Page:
Plunge router speed?


Recommended Posts

I was trying to cut a 3/4 inch T-channel into my work bench starting with a 1/2 inch straight bit. The bench has a 1/4 inch layer of the same material as pegboards are made of with 3/4 ply underneath as the bench top.

I'm going to buy a good 3/4 inch bit but don't know what speed to use on my plunge router (Dewalt) so as not to cause it to smoke while cutting it. I think I should make several passes at various depths until I get to the 3/8 ths depth. Thoughts?

Thanks

Link to post
Share on other sites

I think the depth would be more important than the speed. Just go with the preset increments on your plunge router. Especially if you are going to use a quality bit. 

Link to post
Share on other sites

A 3/4 inch bit can probably run at what ever you max speed is on the router.  The bigger the diameter of the cutter the slower speed you should set you router at. It never hurts to make multiple passes going deeper as you go.  For something 3/8 deep doing it in two passes should be enough.  Smoking can sometimes be caused by moving too slow of a pass.  The bit sits there and turns against a surface that has already been cut.  Also ply can smoke easier then some hardwoods because of the gain of the laminates running 90° of each other and the glue.

I would suggest an up spiral bit from a good company like Whiteside or Amana.

Link to post
Share on other sites

I would probably run a 3/4" bit about 1/8" deep per pass unless the material was particularly nasty.  Full speed should be fine and the sound, smell or visual effect will help you adjust.  I will add that I make liberal use of variable speed on my routers to match the operation with the material.  A simple method on an "unknown" operation is to start small (1/16") and work up.  Feed rate, material, profile, etc. all contribute to the "right" thing to do.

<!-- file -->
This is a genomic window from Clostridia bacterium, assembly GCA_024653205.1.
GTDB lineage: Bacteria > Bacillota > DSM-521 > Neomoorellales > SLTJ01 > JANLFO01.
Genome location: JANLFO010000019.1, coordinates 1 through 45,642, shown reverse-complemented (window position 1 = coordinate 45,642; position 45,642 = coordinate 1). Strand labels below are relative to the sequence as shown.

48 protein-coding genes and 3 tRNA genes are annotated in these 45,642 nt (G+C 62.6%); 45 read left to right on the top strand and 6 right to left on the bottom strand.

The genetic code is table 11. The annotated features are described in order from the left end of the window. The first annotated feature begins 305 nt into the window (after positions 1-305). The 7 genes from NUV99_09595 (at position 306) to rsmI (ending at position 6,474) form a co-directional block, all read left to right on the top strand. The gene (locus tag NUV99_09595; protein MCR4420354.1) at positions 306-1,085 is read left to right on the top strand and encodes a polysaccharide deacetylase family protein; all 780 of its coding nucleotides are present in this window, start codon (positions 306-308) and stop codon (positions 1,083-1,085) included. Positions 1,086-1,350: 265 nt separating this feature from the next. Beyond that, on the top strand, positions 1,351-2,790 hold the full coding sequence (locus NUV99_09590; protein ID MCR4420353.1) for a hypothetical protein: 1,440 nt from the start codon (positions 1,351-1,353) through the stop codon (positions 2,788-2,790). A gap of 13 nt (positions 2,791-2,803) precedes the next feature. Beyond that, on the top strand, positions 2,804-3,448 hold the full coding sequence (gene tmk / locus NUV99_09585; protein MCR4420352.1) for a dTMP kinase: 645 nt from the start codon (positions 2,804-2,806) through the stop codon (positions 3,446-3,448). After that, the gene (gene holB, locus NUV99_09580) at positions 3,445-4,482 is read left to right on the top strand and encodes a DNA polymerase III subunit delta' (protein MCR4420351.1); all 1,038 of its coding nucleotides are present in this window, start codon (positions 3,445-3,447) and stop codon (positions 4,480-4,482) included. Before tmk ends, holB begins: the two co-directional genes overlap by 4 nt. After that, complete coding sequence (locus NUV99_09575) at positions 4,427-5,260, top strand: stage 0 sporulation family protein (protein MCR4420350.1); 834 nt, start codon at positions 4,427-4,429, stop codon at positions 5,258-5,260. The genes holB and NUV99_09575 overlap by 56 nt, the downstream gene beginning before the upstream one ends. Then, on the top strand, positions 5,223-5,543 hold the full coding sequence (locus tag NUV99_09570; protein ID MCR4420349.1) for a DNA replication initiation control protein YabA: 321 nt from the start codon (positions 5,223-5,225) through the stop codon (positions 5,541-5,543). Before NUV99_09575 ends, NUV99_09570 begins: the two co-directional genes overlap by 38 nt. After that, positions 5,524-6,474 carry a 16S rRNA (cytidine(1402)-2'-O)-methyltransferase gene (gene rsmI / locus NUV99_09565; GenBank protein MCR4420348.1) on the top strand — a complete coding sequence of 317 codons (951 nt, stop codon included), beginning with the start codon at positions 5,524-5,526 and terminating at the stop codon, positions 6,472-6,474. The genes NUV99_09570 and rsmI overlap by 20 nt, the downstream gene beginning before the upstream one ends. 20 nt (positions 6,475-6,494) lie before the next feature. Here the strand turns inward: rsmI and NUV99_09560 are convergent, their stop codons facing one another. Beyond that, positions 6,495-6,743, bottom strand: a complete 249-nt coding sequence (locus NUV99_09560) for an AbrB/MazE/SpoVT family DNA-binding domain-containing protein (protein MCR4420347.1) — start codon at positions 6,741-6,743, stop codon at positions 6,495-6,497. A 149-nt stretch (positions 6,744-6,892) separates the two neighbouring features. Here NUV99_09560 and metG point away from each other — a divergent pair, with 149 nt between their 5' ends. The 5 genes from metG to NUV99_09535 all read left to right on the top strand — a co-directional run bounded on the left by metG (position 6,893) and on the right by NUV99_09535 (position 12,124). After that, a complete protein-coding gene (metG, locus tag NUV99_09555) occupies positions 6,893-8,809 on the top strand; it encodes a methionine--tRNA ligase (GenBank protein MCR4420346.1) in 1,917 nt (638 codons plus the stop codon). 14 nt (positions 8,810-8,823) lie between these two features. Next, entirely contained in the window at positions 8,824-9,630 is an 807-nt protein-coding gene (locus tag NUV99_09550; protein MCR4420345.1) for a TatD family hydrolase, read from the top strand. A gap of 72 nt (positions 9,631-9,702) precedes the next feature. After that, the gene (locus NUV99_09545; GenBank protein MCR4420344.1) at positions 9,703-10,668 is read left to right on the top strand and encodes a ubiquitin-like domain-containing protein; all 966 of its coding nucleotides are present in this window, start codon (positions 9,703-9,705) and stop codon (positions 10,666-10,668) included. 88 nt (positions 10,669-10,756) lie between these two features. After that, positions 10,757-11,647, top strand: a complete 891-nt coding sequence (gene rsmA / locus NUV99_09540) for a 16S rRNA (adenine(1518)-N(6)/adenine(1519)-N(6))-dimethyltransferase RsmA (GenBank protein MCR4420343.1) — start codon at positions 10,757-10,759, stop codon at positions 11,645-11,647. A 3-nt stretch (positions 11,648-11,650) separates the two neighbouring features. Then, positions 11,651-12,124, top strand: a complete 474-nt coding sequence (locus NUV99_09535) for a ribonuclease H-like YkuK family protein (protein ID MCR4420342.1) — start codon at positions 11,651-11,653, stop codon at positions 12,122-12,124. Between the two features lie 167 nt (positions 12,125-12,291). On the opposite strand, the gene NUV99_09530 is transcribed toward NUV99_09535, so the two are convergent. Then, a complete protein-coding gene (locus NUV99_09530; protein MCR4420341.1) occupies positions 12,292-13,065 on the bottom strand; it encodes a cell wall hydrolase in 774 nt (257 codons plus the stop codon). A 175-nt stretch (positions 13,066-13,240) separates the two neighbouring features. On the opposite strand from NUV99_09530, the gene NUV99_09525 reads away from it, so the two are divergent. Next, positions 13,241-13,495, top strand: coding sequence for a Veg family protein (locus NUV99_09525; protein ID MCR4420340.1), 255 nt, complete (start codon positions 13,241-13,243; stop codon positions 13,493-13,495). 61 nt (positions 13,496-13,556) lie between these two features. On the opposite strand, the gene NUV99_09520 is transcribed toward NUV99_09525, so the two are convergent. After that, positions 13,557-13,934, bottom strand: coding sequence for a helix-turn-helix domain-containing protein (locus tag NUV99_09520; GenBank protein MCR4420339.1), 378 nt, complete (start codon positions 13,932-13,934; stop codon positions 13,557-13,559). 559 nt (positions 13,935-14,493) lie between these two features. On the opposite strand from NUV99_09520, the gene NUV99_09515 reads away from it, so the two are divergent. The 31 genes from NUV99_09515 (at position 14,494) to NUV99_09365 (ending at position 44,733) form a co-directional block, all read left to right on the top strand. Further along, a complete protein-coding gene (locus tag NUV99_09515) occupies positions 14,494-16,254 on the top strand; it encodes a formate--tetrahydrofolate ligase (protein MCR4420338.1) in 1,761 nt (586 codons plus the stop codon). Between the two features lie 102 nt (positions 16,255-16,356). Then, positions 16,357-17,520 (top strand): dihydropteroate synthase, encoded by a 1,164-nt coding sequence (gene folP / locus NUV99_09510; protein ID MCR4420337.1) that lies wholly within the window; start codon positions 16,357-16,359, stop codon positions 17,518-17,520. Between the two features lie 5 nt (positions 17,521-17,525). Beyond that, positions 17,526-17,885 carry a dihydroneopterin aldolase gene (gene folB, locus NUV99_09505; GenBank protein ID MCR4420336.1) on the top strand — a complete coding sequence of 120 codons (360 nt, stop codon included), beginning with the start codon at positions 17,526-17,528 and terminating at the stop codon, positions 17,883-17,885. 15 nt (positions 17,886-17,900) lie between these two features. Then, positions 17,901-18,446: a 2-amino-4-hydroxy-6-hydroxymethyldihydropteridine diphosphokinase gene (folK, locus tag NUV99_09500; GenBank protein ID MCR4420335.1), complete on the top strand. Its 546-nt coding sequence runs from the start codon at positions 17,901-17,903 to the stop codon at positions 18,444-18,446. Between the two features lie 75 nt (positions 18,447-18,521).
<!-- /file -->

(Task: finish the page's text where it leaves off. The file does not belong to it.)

My rule of thumb that runs in my mind when I am setting up a cut is to remove no more than a square 3/8" of material.  Just picture the area in your head regardless of shape.  I am regularly conservative and do things like 1/4" x 1/4", 1/8" x 3/8", 3/8" radius roundover in 1 pass, 3/4" radius roundover in 2 (or 3 if you use a shallow clean-up pass) passes, and similar.

  • Like 2
Link to post
Share on other sites

Join the conversation

You can post now and register later. If you have an account, sign in now to post with your account.

Guest
Reply to this topic...

×   Pasted as rich text.   Paste as plain text instead

  Only 75 emoji are allowed.

×   Your link has been automatically embedded.   Display as a link instead

×   Your previous content has been restored.   Clear editor

×   You cannot paste images directly. Upload or insert images from URL.